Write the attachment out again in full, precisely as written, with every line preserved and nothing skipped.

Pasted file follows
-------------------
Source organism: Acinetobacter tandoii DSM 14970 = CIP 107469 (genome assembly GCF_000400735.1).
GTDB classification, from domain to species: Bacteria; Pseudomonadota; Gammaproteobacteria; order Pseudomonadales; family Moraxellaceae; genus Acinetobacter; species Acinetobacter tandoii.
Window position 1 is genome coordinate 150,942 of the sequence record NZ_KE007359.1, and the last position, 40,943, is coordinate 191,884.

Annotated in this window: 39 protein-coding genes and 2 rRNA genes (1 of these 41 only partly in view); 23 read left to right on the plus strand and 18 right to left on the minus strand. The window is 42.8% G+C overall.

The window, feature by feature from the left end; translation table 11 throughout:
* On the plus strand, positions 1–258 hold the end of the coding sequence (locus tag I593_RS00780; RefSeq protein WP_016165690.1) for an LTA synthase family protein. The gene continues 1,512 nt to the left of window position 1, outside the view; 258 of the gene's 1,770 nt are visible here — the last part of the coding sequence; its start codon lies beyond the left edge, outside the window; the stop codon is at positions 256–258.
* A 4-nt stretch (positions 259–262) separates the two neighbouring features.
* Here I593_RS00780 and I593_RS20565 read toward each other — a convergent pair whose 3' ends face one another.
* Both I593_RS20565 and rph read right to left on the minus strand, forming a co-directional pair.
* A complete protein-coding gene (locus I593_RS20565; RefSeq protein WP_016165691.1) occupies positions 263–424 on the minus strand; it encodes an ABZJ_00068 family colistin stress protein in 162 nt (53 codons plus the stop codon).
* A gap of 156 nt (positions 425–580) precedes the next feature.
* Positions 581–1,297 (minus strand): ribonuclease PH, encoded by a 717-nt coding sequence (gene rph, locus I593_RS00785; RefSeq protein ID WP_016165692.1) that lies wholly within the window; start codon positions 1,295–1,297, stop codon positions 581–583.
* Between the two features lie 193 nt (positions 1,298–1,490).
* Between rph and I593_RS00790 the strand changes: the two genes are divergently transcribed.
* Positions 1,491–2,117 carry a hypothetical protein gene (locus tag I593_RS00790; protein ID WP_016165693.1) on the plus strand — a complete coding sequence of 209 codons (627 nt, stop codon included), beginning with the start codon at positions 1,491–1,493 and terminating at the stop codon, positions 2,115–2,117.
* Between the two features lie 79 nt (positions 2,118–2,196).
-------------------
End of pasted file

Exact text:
Source organism: Acinetobacter tandoii DSM 14970 = CIP 107469 (genome assembly GCF_000400735.1).
GTDB classification, from domain to species: Bacteria; Pseudomonadota; Gammaproteobacteria; order Pseudomonadales; family Moraxellaceae; genus Acinetobacter; species Acinetobacter tandoii.
Window position 1 is genome coordinate 150,942 of the sequence record NZ_KE007359.1, and the last position, 40,943, is coordinate 191,884.

Annotated in this window: 39 protein-coding genes and 2 rRNA genes (1 of these 41 only partly in view); 23 read left to right on the plus strand and 18 right to left on the minus strand. The window is 42.8% G+C overall.

The window, feature by feature from the left end; translation table 11 throughout:
* On the plus strand, positions 1–258 hold the end of the coding sequence (locus tag I593_RS00780; RefSeq protein WP_016165690.1) for an LTA synthase family protein. The gene continues 1,512 nt to the left of window position 1, outside the view; 258 of the gene's 1,770 nt are visible here — the last part of the coding sequence; its start codon lies beyond the left edge, outside the window; the stop codon is at positions 256–258.
* A 4-nt stretch (positions 259–262) separates the two neighbouring features.
* Here I593_RS00780 and I593_RS20565 read toward each other — a convergent pair whose 3' ends face one another.
* Both I593_RS20565 and rph read right to left on the minus strand, forming a co-directional pair.
* A complete protein-coding gene (locus I593_RS20565; RefSeq protein WP_016165691.1) occupies positions 263–424 on the minus strand; it encodes an ABZJ_00068 family colistin stress protein in 162 nt (53 codons plus the stop codon).
* A gap of 156 nt (positions 425–580) precedes the next feature.
* Positions 581–1,297 (minus strand): ribonuclease PH, encoded by a 717-nt coding sequence (gene rph, locus I593_RS00785; RefSeq protein ID WP_016165692.1) that lies wholly within the window; start codon positions 1,295–1,297, stop codon positions 581–583.
* Between the two features lie 193 nt (positions 1,298–1,490).
* Between rph and I593_RS00790 the strand changes: the two genes are divergently transcribed.
* Positions 1,491–2,117 carry a hypothetical protein gene (locus tag I593_RS00790; protein ID WP_016165693.1) on the plus strand — a complete coding sequence of 209 codons (627 nt, stop codon included), beginning with the start codon at positions 1,491–1,493 and terminating at the stop codon, positions 2,115–2,117.
* Between the two features lie 79 nt (positions 2,118–2,196).